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Article: Stepwise advancement versus maximum jumping with headgear activator

TitleStepwise advancement versus maximum jumping with headgear activator
Authors
Issue Date2007
PublisherOxford University Press. The Journal's web site is located at http://ejo.oxfordjournals.org/
Citation
European Journal Of Orthodontics, 2007, v. 29 n. 3, p. 283-293 How to Cite?
AbstractThe aim of this study was to compare the effects of stepwise mandibular advancement versus maximum jumping and extended treatment versus early retention. The material was obtained prospectively and consisted of lateral cephalograms taken at the start (TO), after initial (T1 ), and at the end (T2) of treatment, from two groups of consecutively treated skeletal Class II patients who had undergone therapy with headgear activators. The first headgear activator group, HGA-S (n = 24; mean age 11.9 ± 1.2 years), was treated for 13 months and had 4-mm mandibular advancement every 3 months. The second headgear activator group, HGA-M (n = 31; mean age 11.2 ± 1.5 years), had maximum jumping, 6-8 mm interincisal opening, for a total of 15.4 months, and with reduced wear for the last 6.9 months. The dropout over 12 months was 41 and 46 per cent, respectively. Pre-treatment growth changes were obtained as a reference. An independent t-test was used to determine differences in baseline dentofacial morphology between the groups, a paired t-test for intra-group comparisons, and an independent t-test to evaluate differences between the groups. The results, in both groups, showed enhanced mandibular prognathism during the initial phase (T0-T1), followed by normal growth (T1-T2), and lower face height enhancement throughout treatment (T0-T2). For both groups, the mandibular plane and occlusal angle increased, possibly enhanced by 'extrusion' of the lower molars. For both groups, maxillary forward growth was restrained only during the initial phase, but the effect remained significant at T2 for the HGA-S group. In the HGA-M group, the lower incisors were protruded, while in the HGA-S group, they were unaffected. The findings indicate that both modes of mandibular jumping resulted in skeletal and dental effects. The length of active treatment seemed to be decisive in maintaining the treatment effects; stepwise advancement had less dental effects.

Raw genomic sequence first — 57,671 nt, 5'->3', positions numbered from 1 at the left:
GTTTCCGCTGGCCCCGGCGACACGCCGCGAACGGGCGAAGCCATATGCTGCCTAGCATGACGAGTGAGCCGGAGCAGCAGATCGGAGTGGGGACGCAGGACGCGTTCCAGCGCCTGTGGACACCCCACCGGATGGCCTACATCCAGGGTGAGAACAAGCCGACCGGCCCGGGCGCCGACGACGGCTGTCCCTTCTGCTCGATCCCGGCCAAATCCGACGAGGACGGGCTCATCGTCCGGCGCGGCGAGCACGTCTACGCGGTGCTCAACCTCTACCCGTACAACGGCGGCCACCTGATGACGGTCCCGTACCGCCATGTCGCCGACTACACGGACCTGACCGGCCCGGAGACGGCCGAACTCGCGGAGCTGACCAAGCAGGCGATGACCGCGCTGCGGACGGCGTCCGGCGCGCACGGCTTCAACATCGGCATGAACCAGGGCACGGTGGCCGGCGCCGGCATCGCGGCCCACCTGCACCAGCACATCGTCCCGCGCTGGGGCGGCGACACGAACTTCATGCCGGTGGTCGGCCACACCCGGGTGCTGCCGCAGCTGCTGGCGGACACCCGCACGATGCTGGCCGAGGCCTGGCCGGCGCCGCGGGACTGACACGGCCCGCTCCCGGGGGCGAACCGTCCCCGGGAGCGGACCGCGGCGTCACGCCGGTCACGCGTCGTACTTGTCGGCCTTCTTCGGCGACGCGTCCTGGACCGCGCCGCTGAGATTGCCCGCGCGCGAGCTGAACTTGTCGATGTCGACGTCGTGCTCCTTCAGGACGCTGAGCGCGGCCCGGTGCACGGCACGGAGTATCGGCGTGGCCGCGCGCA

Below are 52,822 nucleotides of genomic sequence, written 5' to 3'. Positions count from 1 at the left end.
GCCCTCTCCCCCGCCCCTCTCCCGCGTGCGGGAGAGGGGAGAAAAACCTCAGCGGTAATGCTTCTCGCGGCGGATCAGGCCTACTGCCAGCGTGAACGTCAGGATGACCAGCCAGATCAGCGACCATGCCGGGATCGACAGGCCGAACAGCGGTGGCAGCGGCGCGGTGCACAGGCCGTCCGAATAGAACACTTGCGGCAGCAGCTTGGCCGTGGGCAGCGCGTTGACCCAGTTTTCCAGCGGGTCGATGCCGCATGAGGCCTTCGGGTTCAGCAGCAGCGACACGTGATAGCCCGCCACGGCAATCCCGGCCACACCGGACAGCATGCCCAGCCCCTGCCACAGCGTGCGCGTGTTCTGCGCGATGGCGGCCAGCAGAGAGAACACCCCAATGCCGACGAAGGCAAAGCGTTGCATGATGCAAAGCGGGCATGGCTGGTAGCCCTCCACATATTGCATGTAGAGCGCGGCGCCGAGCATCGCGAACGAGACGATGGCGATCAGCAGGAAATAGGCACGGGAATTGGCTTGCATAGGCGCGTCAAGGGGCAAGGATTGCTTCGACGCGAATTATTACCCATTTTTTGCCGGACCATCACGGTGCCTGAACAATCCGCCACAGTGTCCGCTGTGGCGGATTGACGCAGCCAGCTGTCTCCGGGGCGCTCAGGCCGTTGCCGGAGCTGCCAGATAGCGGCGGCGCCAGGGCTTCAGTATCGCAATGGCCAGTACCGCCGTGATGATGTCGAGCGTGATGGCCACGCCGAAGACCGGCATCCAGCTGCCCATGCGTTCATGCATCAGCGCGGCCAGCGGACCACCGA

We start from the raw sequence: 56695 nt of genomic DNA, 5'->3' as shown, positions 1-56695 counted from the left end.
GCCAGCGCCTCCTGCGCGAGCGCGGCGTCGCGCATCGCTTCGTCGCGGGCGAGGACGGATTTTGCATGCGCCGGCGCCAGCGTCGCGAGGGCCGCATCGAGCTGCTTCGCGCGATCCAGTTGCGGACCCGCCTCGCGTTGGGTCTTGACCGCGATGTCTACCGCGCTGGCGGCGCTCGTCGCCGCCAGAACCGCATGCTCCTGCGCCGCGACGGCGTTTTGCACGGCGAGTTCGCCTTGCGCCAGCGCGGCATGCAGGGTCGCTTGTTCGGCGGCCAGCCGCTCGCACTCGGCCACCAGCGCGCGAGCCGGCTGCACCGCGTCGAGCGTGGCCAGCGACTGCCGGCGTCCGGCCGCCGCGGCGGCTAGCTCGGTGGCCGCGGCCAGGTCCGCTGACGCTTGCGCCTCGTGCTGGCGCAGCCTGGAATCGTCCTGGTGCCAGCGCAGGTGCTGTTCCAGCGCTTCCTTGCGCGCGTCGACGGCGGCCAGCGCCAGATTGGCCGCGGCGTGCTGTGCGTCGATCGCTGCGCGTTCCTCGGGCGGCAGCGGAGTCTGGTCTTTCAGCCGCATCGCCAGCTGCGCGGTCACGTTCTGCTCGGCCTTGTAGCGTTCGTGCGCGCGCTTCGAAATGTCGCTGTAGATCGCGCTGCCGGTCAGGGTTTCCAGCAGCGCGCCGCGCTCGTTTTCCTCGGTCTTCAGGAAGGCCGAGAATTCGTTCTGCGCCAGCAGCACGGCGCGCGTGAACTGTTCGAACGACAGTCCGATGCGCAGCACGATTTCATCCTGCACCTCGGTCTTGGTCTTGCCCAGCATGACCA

Persistent Identifierhttp://hdl.handle.net/10722/66374
ISSN
2015 Impact Factor: 1.44
2015 SCImago Journal Rankings: 1.090
ISI Accession Number ID
References

 

DC FieldValueLanguage
dc.contributor.authorWey, MCen_HK
dc.contributor.authorBendeus, Men_HK
dc.contributor.authorLi, Pen_HK
dc.contributor.authorHägg, Uen_HK
dc.contributor.authorRabie, ABMen_HK
dc.contributor.authorRobinson, Wen_HK
dc.date.accessioned2010-09-06T05:45:49Z-
dc.date.available2010-09-06T05:45:49Z-
dc.date.issued2007en_HK
dc.identifier.citationEuropean Journal Of Orthodontics, 2007, v. 29 n. 3, p. 283-293en_HK
dc.identifier.issn0141-5387en_HK
dc.identifier.urihttp://hdl.handle.net/10722/66374-